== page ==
The next morning John and his 25-year-old son Charles were pushed through the mob to the courthouse. The justice of the peace, who had “a face and eyes that looked as if all the milk of human kindness he ever possessed had long since soured,” Doy later remembered, sent the third white man back to Kansas but ordered the Doys locked up in Platte City and put on trial for abducting slaves.
After another rough welcome in Platte City, the two Doys were thrown into a windowless cell, “an iron box, exactly eight feet square . . . and about seven feet high, furnished with a mattress on an iron bedstead, and with a horse rug and an old piece of cotton carpeting for a coverlid.” The situation proved even worse for the African Americans. Hays, Smith, and Riley landed in the Platte City jail. Doy watched through the door grate as slave trader Jake Hurd brutally whipped Hays and Smith in a futile attempt to gain a confession that they were escaped slaves, then dragged them away. Riley managed to loosen the bars from his cell window and escaped back to Kansas—only to be later kidnapped once more as he was making his way to Nebraska.
Doy’s counsel successfully petitioned to have the trial moved to the slightly less hostile town of St. Joseph, and the Doys bid farewell to their miserable Platte City cell on March 24. “Pale from confinement and want of light, cadaverous, emaciated, covered with vermin—for notwithstanding the clean clothes we had had the advantage of since my wife’s arrival, we had not been able to free ourselves of them—with my joints swollen, my ankles, especially, so painful that I could hardly bear my weight upon them, I was weakened both in body and mind,” Doy wrote.
The jail in St. Joseph was “a paradise after the cell at Platte City,” and the jailer, named Brown, “proved to be a very humane man.” The jury at the first trial in St. Joseph deadlocked, so the judge set Charles free and scheduled a second trial for the elder Doy on June 20. The second jury found him guilty and sentenced him to five years’ hard labor. While Doy’s counsel filed an appeal to the state supreme court, prosecutors planned a dozen more indictments against him on charges of stealing other slaves in the ill-fated expedition. He faced up to 65 years in prison.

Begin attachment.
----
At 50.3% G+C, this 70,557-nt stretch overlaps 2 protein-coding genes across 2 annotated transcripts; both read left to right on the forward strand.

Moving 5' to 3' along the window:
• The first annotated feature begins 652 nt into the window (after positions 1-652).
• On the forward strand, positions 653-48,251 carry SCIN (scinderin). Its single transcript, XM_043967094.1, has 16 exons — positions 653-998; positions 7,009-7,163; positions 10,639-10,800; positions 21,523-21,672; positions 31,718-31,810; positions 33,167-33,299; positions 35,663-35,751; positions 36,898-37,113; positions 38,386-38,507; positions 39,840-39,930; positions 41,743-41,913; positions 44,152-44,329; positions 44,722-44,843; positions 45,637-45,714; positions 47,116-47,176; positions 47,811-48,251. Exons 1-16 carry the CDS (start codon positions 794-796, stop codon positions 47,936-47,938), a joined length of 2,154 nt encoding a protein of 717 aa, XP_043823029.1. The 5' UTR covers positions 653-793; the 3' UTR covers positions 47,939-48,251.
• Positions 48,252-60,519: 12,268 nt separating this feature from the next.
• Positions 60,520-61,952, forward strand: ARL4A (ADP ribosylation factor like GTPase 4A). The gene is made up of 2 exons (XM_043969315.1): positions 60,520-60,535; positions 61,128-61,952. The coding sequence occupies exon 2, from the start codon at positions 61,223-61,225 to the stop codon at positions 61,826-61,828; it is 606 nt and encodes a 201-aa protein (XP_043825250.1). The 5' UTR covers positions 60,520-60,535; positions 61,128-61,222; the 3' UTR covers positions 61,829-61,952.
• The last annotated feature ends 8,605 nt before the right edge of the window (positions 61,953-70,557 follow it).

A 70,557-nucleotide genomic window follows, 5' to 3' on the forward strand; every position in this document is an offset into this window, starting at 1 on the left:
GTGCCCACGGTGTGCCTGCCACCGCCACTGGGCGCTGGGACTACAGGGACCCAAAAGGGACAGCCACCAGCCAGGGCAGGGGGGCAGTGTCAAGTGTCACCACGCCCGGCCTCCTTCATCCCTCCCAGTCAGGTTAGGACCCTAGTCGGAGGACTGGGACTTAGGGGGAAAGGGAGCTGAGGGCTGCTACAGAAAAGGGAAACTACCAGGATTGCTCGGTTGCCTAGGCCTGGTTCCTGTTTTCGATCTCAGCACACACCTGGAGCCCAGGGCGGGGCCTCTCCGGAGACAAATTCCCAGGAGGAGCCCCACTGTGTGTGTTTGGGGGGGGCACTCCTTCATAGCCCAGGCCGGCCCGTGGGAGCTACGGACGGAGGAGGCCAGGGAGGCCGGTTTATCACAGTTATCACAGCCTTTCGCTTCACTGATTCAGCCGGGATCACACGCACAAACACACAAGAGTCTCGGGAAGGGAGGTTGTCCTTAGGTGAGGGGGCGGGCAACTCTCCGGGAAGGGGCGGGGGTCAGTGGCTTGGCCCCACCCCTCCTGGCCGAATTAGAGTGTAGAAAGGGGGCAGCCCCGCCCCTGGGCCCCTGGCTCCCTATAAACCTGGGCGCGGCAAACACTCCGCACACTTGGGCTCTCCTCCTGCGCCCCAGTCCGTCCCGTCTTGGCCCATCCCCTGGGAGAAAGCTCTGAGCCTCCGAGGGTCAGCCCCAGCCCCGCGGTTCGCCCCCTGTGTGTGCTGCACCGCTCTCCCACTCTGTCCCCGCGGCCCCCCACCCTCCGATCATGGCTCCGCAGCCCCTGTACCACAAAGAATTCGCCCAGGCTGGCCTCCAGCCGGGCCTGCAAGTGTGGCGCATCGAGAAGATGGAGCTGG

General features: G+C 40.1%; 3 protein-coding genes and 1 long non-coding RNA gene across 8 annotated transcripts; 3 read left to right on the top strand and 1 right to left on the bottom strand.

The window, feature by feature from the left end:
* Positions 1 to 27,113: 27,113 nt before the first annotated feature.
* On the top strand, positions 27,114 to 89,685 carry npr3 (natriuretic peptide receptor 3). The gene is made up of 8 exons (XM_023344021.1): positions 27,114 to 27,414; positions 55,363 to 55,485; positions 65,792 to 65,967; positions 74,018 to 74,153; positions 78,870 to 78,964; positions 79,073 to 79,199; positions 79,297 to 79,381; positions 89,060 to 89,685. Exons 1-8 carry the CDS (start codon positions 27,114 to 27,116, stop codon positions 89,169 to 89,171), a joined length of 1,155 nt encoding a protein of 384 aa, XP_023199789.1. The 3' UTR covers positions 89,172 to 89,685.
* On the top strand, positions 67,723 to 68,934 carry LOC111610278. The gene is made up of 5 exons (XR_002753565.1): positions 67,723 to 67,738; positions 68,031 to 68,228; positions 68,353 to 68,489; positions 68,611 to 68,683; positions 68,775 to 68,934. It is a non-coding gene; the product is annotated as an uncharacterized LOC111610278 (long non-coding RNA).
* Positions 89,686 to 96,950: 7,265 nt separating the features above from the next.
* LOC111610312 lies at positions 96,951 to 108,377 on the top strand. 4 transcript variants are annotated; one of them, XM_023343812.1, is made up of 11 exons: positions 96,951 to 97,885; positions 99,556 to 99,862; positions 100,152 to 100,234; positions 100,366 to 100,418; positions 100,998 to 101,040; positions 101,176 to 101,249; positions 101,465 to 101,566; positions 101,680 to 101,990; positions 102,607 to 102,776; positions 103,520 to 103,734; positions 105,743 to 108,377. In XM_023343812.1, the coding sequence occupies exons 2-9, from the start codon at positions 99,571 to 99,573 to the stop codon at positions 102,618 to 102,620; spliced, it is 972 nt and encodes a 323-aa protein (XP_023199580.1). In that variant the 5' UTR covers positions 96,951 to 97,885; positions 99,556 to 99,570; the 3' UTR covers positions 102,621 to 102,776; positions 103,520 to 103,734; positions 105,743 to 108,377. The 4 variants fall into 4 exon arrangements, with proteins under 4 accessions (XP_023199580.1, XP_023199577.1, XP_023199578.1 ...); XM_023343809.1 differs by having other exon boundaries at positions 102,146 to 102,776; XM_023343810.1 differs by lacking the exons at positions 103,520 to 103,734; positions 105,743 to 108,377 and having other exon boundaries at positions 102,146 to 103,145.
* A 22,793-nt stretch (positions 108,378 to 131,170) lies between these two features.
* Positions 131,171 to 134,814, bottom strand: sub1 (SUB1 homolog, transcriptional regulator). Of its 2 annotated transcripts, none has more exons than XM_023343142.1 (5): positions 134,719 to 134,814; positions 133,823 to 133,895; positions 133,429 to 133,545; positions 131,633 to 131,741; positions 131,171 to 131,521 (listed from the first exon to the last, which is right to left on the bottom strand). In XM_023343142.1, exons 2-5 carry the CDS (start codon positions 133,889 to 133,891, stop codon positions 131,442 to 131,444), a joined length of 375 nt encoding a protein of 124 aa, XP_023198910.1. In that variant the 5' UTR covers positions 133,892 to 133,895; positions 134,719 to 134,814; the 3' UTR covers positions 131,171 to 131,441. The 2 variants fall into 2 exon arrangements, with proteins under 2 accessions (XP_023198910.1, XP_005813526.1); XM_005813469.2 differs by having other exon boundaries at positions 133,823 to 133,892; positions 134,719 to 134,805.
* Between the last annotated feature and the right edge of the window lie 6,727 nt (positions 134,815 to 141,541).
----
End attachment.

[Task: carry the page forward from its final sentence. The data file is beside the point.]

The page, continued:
But help was on its way. On the evening of July 23 a young man visited him in the jailhouse and slipped him a note reading “Be ready at midnight.”
That night a storm hit St. Joseph. Amid its fury a man knocked on the jailhouse door and shouted to Brown the jailer that he had a horse thief he wanted locked up. Somewhat reluctantly, Brown went downstairs and opened the door. Two men held the alleged criminal, his hands bound. The jailer led them upstairs and opened the door to the cell. Suddenly the horse thief whipped off his bindings and one of his “captors” jammed a revolver against Brown’s chest. “If you resist or try to give an alarm, you’re a dead man,” he warned. “We’ve come to take Dr. Doy home to Kansas, and we mean to do it; so you’d best be quiet.”
Doy emerged from the cell, shook the jailer’s hand, and left with his rescuers. He was so weak that two men needed to support him through the storm and down to the river, where boats were waiting. “By dint of hard pulling, for the current of the Missouri is very strong there, we soon landed on the Kansas bank, which I had often gazed at longingly from the window of my cell,” Doy wrote. His rescuers bundled their charge into a covered wagon for the 90-mile journey back to Lawrence, where Doy was “restored to my home, to my family and friends, and to the soil I love so well.”
His ordeal was over, but the country’s was just beginning. In October 1859 Doy’s friend and fellow abolitionist John Brown led a raid on Harpers Ferry, Virginia. Civil War erupted a year and a half later.
Editor’s note: As we approach the sesquicentennial of the Civil War, American Heritage has decided to publish a column, “Civil War Chronicles,” which will document events in our nation’s life that occurred 150 years ago. Over the next half a dozen years, “Civil War Chronicles” will offer an ongoing narrative of the unfolding events of the war and, in doing so, illuminate its profound effects on American history and our national character.